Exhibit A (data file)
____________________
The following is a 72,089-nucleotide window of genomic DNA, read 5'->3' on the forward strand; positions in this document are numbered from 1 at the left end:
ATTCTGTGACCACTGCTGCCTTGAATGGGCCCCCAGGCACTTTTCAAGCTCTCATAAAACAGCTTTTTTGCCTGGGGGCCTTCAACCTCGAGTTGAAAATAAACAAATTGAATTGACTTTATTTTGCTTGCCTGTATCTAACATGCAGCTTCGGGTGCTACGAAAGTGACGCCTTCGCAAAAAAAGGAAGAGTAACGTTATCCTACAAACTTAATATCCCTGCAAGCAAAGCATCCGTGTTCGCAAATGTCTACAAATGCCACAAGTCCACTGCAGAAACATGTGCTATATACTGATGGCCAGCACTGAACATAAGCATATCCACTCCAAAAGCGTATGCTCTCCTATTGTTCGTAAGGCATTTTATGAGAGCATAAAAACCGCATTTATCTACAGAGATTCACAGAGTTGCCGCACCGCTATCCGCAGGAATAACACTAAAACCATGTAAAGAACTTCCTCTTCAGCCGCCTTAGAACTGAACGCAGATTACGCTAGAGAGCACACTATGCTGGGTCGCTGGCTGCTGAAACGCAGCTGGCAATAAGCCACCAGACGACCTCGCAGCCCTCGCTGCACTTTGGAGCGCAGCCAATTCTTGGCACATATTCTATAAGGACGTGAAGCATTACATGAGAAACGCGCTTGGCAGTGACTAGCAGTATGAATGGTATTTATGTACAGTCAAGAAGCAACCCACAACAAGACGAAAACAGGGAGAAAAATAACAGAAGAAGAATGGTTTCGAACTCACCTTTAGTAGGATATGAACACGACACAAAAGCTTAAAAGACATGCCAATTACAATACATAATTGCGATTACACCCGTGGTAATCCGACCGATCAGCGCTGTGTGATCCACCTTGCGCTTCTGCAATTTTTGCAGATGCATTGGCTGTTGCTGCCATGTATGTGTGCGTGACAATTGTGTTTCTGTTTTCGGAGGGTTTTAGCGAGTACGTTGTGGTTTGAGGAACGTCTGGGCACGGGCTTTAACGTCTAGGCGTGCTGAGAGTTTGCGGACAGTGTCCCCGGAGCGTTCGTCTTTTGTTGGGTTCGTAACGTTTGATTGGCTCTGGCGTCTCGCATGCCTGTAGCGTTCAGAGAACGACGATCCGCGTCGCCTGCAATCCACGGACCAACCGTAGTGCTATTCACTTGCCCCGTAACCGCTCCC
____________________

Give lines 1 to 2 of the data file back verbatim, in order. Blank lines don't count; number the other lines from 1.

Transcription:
The following is a 72,089-nucleotide window of genomic DNA, read 5'->3' on the forward strand; positions in this document are numbered from 1 at the left end:
ATTCTGTGACCACTGCTGCCTTGAATGGGCCCCCAGGCACTTTTCAAGCTCTCATAAAACAGCTTTTTTGCCTGGGGGCCTTCAACCTCGAGTTGAAAATAAACAAATTGAATTGACTTTATTTTGCTTGCCTGTATCTAACATGCAGCTTCGGGTGCTACGAAAGTGACGCCTTCGCAAAAAAAGGAAGAGTAACGTTATCCTACAAACTTAATATCCCTGCAAGCAAAGCATCCGTGTTCGCAAATGTCTACAAATGCCACAAGTCCACTGCAGAAACATGTGCTATATACTGATGGCCAGCACTGAACATAAGCATATCCACTCCAAAAGCGTATGCTCTCCTATTGTTCGTAAGGCATTTTATGAGAGCATAAAAACCGCATTTATCTACAGAGATTCACAGAGTTGCCGCACCGCTATCCGCAGGAATAACACTAAAACCATGTAAAGAACTTCCTCTTCAGCCGCCTTAGAACTGAACGCAGATTACGCTAGAGAGCACACTATGCTGGGTCGCTGGCTGCTGAAACGCAGCTGGCAATAAGCCACCAGACGACCTCGCAGCCCTCGCTGCACTTTGGAGCGCAGCCAATTCTTGGCACATATTCTATAAGGACGTGAAGCATTACATGAGAAACGCGCTTGGCAGTGACTAGCAGTATGAATGGTATTTATGTACAGTCAAGAAGCAACCCACAACAAGACGAAAACAGGGAGAAAAATAACAGAAGAAGAATGGTTTCGAACTCACCTTTAGTAGGATATGAACACGACACAAAAGCTTAAAAGACATGCCAATTACAATACATAATTGCGATTACACCCGTGGTAATCCGACCGATCAGCGCTGTGTGATCCACCTTGCGCTTCTGCAATTTTTGCAGATGCATTGGCTGTTGCTGCCATGTATGTGTGCGTGACAATTGTGTTTCTGTTTTCGGAGGGTTTTAGCGAGTACGTTGTGGTTTGAGGAACGTCTGGGCACGGGCTTTAACGTCTAGGCGTGCTGAGAGTTTGCGGACAGTGTCCCCGGAGCGTTCGTCTTTTGTTGGGTTCGTAACGTTTGATTGGCTCTGGCGTCTCGCATGCCTGTAGCGTTCAGAGAACGACGATCCGCGTCGCCTGCAATCCACGGACCAACCGTAGTGCTATTCACTTGCCCCGTAACCGCTCCC